Mark's Plate. Herbed omelet + toasted bread + coffee.

My plate. Herbed omelet + muffin? WTF?

Herbed Omelet.
- finely chopped fresh parsley
- chopped white onion
- mushrooms
- 2pcs of beaten eggs
- little bit of milk.

This is classic. What I do is i beat the eggs and mix a little bit of milk in it plus a pinch of salt. Then i sautee white onions and then mushrooms, and then pour the egg on it. Sprinkle the parsley on top and wait till its cooked.

- well... we ran out of bread and that's what we have left. It's not that bad :).


Japan-ish Spinach Roll

>> April 7, 2010

- seaweed wrapper
- fresh spinach leaves, washed thoroughly
- crab meat, boiled
- mayo/mustard for dipping

1. lay the seaweed wrapper and top it with spinach leaves and crab meat.
2. Roll it, and lock the seaweed wrapper by rubbing a little bit of water using your fingertips on the ends so it sticks.
3. Cut in bite size.

If you are not a fan of spinach, feel free to free style. You can use romaine lettuce instead. The crunchiness of romaine lettuce is awesome! If you don't like crab meat, use tuna (canned). It's a nice simple snack when you crave for something fresh.


Homestyle Raisin French Toast

- 1 large sized egg, beaten
- milk
- 2 slices whole wheat bread
- raisins
- strawberries, cut length-wise in 3 parts
- maple syrup
- sugar
- butter

1. Beat the eggs in a shallow bowl. Add a little fresh milk.
2. Dip the bread on both sides.
3. Sprinkle raisins on top of the bread. Press the bits a little bit so it is pinned on the bread.
4. Heat pan and put a little bit of butter.
5. Fry the bread. Flip it on the other side when its golden brown.

To serve:
- Sprinkle white sugar on top and cinnamon.
- Put the sliced strawberries on the side, french toast is also nice with some fresh fruits. Pour a little maple syrup on top of the strawberries.

Perfect breakfast idea.


D80 is back in business

My D80 has been revived from a month long coma and I'm very happy that I can finally use it again to document my cooking! Looking forward to make great, mouth-watering photos of my home cooking!


Healthy Skewers

Feeling guilty about our unhealthy KFC lunch (2 piece hot and crispy for Mark and original for me mmmmm!), we decided to make a simple healthy dinner.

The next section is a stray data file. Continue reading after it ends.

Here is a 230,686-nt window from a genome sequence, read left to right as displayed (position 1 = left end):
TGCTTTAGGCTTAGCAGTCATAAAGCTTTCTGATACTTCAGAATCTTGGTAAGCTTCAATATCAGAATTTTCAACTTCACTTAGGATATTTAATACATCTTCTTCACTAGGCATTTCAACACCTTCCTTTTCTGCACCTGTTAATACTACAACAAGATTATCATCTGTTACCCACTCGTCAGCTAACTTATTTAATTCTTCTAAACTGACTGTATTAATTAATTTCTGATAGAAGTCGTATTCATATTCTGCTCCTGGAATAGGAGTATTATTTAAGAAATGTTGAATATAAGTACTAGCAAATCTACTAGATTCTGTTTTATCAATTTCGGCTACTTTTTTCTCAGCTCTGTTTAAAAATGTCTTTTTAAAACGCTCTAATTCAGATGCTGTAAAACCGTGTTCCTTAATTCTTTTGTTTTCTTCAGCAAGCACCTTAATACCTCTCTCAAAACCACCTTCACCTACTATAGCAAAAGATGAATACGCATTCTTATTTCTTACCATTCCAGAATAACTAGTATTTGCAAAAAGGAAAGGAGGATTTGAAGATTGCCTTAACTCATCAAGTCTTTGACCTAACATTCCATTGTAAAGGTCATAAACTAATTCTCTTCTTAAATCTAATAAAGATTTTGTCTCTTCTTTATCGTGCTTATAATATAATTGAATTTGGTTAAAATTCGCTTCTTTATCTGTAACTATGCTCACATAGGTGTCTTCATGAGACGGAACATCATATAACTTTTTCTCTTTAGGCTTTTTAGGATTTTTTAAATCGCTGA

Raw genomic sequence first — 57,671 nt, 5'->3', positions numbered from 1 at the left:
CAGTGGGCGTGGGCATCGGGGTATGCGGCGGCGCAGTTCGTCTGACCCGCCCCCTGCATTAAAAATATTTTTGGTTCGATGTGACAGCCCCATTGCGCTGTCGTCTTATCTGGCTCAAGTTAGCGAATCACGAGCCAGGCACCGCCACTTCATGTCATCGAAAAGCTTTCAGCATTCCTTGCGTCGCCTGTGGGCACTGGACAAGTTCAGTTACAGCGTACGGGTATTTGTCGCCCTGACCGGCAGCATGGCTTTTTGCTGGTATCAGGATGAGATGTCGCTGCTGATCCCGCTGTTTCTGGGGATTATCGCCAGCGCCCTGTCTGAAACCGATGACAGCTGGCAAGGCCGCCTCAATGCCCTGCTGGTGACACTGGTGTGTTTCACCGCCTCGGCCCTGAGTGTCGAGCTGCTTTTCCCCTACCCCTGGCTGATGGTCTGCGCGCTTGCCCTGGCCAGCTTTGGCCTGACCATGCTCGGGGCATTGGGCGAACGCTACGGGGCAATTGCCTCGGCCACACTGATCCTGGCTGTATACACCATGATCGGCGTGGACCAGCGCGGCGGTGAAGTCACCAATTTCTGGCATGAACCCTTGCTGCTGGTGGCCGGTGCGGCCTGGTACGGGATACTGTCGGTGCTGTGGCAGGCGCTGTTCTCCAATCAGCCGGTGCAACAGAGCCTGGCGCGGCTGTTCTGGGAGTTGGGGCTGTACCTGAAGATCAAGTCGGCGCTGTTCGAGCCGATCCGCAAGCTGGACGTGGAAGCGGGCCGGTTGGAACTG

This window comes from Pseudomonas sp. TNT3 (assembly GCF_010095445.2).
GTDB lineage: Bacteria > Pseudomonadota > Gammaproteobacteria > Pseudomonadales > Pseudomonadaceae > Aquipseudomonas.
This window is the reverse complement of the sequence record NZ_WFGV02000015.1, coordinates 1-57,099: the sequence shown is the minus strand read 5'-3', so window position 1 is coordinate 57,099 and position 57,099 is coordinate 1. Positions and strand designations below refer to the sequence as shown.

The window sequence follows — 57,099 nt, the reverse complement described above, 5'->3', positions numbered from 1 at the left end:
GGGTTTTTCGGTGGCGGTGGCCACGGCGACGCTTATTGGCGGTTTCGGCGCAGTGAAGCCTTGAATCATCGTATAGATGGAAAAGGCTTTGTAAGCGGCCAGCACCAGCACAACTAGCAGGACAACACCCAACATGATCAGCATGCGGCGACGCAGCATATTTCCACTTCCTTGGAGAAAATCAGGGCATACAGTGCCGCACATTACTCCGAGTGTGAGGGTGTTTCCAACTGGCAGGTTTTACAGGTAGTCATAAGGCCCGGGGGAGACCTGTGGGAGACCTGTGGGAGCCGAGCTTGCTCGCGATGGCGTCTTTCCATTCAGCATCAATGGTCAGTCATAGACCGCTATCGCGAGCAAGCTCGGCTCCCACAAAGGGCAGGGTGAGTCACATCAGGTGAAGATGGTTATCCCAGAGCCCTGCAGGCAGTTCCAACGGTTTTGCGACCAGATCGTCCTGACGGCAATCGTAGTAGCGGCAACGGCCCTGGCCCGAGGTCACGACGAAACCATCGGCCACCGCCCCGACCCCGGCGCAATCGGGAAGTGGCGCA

I just cut tomatoes in half, chopped bite size white onions and bell pepper, put it together in a skewer and grilled it in the oven. I also grilled 2 sweet corn and cut it in 3 sections. To satisfy our meat cravings, I added some vegetable meat skewers we got from vegetarian shop in Palm Village, Estrella. We like keeping vegetarian stuff in the house since we have a 1 day a week strictly meat free.

Vegetable skewers

Sweet corn


Strawberry Bread

>> April 2, 2010

Whenever I prepare this bread, it brings me a bit of a light feeling and put a smile on my face. I don't know why but it makes me smile. If only strawberries aren't a seasonal fruit, I'd make it every single day without getting sick of it. I got this idea from Emilie back in Holland and I'm still loving it!

I usually serve this for breakfast, matched with brewed coffee and basic omellete, but it is also a healthy snack.

It's very simple.

- wheat bread (or any bread you prefer)
- fresh strawberries, washed thoroughly and sliced length-wise.
- Pancake syrup

1. Wash strawberries thoroughly. Remove the stem.
2. Slice the strawberry length-wise. Cut it in 3 parts, but if it is small, 2 parts will do.
3. Toast your bread.
4. Arrange strawberries on top of the bread.
5. drizzle it with pancake syrup. Sometimes, strawberries ain't that sweet that you need a little boost.



Lent Chows : Simmered Squid

I like sea food a lot, but the part I hate most is preparing them. I usually have them pre-cleaned in the supermarket because I don't really like touching any sea creatures - dead or alive. At home, I just wash and marinate - which I still don't enjoy. This is the first time I ever cooked squid. I'm very fortunate that I convinced the market guy to clean it up for me. They normally just clean up fishes, and not squid. He removed the mouth (i don't exactly remember if it's mouth or teeth) and the spine that contains ink. Still, it was a challenge for me to wash it. It's more slimy than normal fish. Anyways, I got this recipe online, and it turned out to be quite successful ;), not bad for a first try.

Adobong Pusit (Simmered Squid)

Serves/Makes: 4